9. van Wijk, J.C.A.C. & Danse, M. & van Tulder, R.J.M., 2008. "Making Retail Supply Chains Sustainable: Upgrading Opportunities for Developing Country Suppliers under Voluntary Quality Standards," ERIM Report Series Research in Management ERS-2008-080-ORG, Erasmus Research Institute of Management (ERIM), ERIM is the joint research institute of the Rotterdam School of Management, Erasmus University and the Erasmus School of Economics (ESE) at Erasmus University Rotterdam.
    10. Keith E. Maskus & Tsunehiro Otsuki & John S. Wilson, 2013. "Do foreign product standards matter? Impacts on costs for developing country exporters," Asia-Pacific Journal of Accounting & Economics, Taylor & Francis Journals, vol. 20(1), pages 37-57, March.
    11. M. Maertens & J. Swinnen, 2012. "Private Standards, the Organization of Global Supply Chains, and their Impact on Developing Countries," Chapters,in: Private Standards and Global Governance, chapter 6 Edward Elgar Publishing.
    12. repec:hal:cesptp:hal-00961733 is not listed on IDEAS
    13. L. Colen & M. Maertens & J. Swinnen, 2012. "Globalization, Private Standards and Poverty: Evidence from Senegal," Chapters,in: Private Standards and Global Governance, chapter 7 Edward Elgar Publishing.
    14. Spencer Henson & Steven Jaffee, 2008. "Understanding Developing Country Strategic Responses to the Enhancement of Food Safety Standards," The World Economy, Wiley Blackwell, vol. 31(4), pages 548-568, April.
    15. Paul Mwebaze & Jim Monaghan & Nicola Spence & Alan MacLeod & Martin Hare & Brian Revell, 2010. "Modelling the Risks Associated with the Increased Importation of Fresh Produce from Emerging Supply Sources Outside the EU to the UK," Journal of Agricultural Economics, Wiley Blackwell, vol. 61(1), pages 97-121.
    16. Neeliah, Shalini A. & Neeliah, Harris & Goburdhun, Daya, 2013. "Assessing the relevance of EU SPS measures to the food export sector: Evidence from a developing agro-food exporting country," Food Policy, Elsevier, vol. 41(C), pages 53-62.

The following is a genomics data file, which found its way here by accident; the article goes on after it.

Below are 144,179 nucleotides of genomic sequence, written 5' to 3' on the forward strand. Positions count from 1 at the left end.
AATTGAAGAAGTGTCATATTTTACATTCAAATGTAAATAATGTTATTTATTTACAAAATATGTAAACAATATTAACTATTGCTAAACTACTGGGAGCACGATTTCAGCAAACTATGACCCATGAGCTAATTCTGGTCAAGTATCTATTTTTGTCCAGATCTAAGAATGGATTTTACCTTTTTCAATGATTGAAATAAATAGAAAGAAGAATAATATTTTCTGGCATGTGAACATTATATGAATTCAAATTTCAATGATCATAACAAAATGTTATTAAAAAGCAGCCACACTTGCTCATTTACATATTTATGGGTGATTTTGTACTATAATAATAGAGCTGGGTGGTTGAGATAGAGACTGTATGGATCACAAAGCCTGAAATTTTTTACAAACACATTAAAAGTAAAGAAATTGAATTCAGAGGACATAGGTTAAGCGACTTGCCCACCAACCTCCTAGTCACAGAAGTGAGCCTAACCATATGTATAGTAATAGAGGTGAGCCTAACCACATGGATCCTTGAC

17. -, 2010. "Experiencias de articulación entre los sectores público y privado para la implementación de tratados de libre comercio," Documentos de Proyectos 267, Naciones Unidas Comisión Económica para América Latina y el Caribe (CEPAL).
    18. Salamat Ali, 2016. "Export Response to Sanitary and Phytosanitary Measures and Technical Barriers to Trade: Firm-level Evidence from a Developing Country," Discussion Papers 2016-02, University of Nottingham, CREDIT.

    Corrections

    All material on this site has been provided by the respective publishers and authors. You can help correct errors and omissions. When requesting a correction, please mention this item's handle: RePEc:wbk:wbpubs:15131. See general information about how to correct material in RePEc.

    For technical questions regarding this item, or to correct its authors, title, abstract, bibliographic or download information, contact: (Thomas Breineder). General contact details of provider: http://edirc.repec.org/data/dvewbus.html .

    If you have authored this item and are not yet registered with RePEc, we encourage you to do it here. This allows to link your profile to this item. It also allows you to accept potential citations to this item that we are uncertain about.

    We have no references for this item. You can help adding them by using this form .

    If you know of missing items citing this one, you can help us creating those links by adding the relevant references in the same way as above, for each refering item. If you are a registered author of this item, you may also want to check the "citations" tab in your RePEc Author Service profile, as there may be some citations waiting for confirmation.

    Please note that corrections may take a couple of weeks to filter through the various RePEc services.

    IDEAS is a RePEc service hosted by the Research Division of the Federal Reserve Bank of St. Louis . RePEc uses bibliographic data supplied by the respective publishers.